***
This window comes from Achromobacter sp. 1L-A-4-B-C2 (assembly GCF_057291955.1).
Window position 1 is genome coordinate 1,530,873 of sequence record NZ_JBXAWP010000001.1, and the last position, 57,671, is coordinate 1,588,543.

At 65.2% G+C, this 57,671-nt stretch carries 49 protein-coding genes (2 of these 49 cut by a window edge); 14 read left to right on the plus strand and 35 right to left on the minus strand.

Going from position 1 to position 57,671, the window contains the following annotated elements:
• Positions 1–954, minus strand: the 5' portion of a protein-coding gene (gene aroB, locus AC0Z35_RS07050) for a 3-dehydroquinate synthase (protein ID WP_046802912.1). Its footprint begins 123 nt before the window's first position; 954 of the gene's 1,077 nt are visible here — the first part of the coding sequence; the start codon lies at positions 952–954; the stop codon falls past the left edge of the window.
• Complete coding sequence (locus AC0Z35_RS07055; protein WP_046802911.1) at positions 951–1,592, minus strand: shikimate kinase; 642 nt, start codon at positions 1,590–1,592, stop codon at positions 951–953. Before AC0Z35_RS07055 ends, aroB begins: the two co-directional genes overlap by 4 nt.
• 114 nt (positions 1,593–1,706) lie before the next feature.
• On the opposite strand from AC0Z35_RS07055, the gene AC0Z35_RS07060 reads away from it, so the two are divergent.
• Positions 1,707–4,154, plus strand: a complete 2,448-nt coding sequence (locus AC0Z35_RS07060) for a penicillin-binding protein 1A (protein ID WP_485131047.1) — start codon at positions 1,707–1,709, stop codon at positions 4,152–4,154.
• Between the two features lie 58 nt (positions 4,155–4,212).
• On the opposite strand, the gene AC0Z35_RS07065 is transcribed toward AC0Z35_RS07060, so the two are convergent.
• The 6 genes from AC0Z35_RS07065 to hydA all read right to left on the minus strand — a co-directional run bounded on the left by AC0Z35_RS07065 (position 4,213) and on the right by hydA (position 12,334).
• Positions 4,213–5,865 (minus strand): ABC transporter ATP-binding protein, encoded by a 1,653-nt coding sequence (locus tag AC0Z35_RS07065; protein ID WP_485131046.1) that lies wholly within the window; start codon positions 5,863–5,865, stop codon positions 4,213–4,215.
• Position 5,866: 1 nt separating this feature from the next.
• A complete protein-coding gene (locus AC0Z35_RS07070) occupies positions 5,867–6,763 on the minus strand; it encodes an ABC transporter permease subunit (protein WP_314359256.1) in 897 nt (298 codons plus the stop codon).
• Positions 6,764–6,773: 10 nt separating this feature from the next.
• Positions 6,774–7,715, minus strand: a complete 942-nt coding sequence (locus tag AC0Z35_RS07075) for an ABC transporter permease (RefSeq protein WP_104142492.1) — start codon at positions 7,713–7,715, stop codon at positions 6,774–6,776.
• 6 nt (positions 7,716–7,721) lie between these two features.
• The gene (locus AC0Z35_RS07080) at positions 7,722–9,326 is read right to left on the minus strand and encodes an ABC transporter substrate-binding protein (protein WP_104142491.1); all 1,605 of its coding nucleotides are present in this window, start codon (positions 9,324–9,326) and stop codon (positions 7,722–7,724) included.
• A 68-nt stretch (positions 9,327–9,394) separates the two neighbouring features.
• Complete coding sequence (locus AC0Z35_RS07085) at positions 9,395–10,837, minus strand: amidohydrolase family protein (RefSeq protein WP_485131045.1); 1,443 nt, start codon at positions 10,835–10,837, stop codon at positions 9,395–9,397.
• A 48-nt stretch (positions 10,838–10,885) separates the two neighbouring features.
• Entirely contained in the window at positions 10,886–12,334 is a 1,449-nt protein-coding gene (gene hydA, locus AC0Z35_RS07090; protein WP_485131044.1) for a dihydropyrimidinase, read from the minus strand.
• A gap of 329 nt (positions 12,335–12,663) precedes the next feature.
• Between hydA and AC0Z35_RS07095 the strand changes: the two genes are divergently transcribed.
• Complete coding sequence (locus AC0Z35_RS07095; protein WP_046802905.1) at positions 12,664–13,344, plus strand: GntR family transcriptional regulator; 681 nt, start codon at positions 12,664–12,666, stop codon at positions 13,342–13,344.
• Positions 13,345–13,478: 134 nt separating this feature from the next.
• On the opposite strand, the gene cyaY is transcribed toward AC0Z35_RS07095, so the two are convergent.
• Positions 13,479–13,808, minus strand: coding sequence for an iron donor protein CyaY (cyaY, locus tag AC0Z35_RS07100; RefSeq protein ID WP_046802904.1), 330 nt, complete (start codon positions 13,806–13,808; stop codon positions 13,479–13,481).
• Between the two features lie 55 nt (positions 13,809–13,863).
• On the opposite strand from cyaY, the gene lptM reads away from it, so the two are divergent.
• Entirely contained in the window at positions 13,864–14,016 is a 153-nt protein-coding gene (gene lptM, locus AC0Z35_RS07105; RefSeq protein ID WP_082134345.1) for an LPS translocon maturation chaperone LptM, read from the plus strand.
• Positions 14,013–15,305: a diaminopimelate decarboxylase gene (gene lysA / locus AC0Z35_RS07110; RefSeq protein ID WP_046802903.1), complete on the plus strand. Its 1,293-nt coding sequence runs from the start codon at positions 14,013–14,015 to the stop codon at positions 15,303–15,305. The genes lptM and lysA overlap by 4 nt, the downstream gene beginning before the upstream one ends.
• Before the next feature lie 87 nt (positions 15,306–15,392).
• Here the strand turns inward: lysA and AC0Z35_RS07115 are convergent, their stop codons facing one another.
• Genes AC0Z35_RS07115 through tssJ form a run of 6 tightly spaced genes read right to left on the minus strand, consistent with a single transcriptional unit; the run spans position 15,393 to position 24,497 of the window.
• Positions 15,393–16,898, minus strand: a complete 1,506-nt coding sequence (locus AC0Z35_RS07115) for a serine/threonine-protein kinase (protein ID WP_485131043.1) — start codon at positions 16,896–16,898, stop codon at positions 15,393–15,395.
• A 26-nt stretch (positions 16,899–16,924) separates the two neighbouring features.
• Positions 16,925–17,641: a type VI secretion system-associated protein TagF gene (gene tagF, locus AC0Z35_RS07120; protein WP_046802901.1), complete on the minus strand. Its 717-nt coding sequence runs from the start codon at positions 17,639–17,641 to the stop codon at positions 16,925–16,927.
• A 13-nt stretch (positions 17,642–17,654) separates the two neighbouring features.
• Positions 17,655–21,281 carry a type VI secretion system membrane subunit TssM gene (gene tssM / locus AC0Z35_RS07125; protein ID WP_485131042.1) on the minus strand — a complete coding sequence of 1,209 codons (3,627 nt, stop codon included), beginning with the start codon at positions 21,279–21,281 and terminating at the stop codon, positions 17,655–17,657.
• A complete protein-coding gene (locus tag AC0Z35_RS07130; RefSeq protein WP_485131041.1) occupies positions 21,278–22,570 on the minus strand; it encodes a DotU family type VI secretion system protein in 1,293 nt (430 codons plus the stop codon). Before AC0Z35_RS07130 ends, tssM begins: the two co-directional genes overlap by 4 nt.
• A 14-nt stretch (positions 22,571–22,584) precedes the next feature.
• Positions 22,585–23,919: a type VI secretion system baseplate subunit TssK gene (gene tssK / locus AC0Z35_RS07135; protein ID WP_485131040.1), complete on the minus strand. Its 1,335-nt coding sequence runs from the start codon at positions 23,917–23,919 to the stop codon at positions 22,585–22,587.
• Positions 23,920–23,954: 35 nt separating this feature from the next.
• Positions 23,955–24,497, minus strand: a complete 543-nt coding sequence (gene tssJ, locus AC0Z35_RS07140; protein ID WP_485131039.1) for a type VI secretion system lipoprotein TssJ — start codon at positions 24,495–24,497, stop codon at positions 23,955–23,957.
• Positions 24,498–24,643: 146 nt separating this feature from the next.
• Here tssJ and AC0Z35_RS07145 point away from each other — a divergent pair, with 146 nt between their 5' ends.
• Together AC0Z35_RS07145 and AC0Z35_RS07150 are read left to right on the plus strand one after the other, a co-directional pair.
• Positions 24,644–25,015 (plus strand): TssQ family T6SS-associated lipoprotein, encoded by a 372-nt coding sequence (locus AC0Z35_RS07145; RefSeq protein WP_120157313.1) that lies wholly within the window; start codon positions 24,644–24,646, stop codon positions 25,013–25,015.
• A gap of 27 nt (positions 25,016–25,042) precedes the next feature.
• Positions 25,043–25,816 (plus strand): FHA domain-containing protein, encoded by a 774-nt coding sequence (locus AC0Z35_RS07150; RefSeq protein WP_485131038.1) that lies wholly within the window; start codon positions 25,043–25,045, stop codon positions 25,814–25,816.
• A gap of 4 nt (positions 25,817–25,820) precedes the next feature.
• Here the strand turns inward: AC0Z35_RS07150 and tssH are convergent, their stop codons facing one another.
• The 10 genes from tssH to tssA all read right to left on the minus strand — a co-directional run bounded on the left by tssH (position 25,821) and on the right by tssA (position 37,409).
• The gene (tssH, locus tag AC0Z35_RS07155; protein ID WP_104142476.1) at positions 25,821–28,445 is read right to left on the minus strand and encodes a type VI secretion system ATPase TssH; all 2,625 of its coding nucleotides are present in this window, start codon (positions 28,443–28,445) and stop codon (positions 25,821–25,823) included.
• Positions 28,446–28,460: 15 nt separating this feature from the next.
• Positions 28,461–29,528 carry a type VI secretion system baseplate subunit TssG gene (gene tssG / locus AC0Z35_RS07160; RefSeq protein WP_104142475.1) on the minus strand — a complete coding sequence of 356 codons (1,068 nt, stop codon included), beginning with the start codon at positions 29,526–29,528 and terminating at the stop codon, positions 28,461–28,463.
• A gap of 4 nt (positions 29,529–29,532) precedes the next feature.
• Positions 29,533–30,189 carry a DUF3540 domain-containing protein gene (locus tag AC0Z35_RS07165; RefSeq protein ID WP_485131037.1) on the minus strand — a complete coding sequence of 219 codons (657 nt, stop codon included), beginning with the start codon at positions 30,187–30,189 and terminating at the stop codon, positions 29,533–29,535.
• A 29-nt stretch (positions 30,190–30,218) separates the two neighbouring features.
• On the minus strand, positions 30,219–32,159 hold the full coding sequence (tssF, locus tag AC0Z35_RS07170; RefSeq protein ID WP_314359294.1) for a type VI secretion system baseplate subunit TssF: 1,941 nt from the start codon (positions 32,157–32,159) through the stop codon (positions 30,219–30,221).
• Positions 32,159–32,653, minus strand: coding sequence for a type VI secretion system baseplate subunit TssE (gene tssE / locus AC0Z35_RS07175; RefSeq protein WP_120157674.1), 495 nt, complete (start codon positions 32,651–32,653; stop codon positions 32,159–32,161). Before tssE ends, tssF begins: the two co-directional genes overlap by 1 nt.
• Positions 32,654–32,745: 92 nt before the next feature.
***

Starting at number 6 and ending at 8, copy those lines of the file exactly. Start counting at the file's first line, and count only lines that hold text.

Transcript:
• Complete coding sequence (locus AC0Z35_RS07055; protein WP_046802911.1) at positions 951–1,592, minus strand: shikimate kinase; 642 nt, start codon at positions 1,590–1,592, stop codon at positions 951–953. Before AC0Z35_RS07055 ends, aroB begins: the two co-directional genes overlap by 4 nt.
• 114 nt (positions 1,593–1,706) lie before the next feature.
• On the opposite strand from AC0Z35_RS07055, the gene AC0Z35_RS07060 reads away from it, so the two are divergent.